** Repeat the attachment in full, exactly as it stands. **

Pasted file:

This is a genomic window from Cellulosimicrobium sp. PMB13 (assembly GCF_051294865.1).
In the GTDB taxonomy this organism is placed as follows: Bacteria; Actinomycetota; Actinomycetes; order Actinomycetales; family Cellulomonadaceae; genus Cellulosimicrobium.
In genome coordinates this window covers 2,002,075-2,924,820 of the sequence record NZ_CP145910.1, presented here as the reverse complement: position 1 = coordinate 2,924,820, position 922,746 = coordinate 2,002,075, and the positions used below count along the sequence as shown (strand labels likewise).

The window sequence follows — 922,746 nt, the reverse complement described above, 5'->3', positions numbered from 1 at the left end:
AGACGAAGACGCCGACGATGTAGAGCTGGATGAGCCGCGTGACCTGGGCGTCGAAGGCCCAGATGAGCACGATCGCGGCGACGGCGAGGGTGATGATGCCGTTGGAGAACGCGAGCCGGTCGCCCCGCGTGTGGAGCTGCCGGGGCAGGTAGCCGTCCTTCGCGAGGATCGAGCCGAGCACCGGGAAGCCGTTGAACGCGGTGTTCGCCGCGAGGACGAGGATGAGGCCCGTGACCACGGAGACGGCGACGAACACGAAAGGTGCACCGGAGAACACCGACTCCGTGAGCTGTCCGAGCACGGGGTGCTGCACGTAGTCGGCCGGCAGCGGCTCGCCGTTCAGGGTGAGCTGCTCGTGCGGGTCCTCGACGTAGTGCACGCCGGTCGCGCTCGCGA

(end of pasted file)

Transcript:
This is a genomic window from Cellulosimicrobium sp. PMB13 (assembly GCF_051294865.1).
In the GTDB taxonomy this organism is placed as follows: Bacteria; Actinomycetota; Actinomycetes; order Actinomycetales; family Cellulomonadaceae; genus Cellulosimicrobium.
In genome coordinates this window covers 2,002,075-2,924,820 of the sequence record NZ_CP145910.1, presented here as the reverse complement: position 1 = coordinate 2,924,820, position 922,746 = coordinate 2,002,075, and the positions used below count along the sequence as shown (strand labels likewise).

The window sequence follows — 922,746 nt, the reverse complement described above, 5'->3', positions numbered from 1 at the left end:
AGACGAAGACGCCGACGATGTAGAGCTGGATGAGCCGCGTGACCTGGGCGTCGAAGGCCCAGATGAGCACGATCGCGGCGACGGCGAGGGTGATGATGCCGTTGGAGAACGCGAGCCGGTCGCCCCGCGTGTGGAGCTGCCGGGGCAGGTAGCCGTCCTTCGCGAGGATCGAGCCGAGCACCGGGAAGCCGTTGAACGCGGTGTTCGCCGCGAGGACGAGGATGAGGCCCGTGACCACGGAGACGGCGACGAACACGAAAGGTGCACCGGAGAACACCGACTCCGTGAGCTGTCCGAGCACGGGGTGCTGCACGTAGTCGGCCGGCAGCGGCTCGCCGTTCAGGGTGAGCTGCTCGTGCGGGTCCTCGACGTAGTGCACGCCGGTCGCGCTCGCGA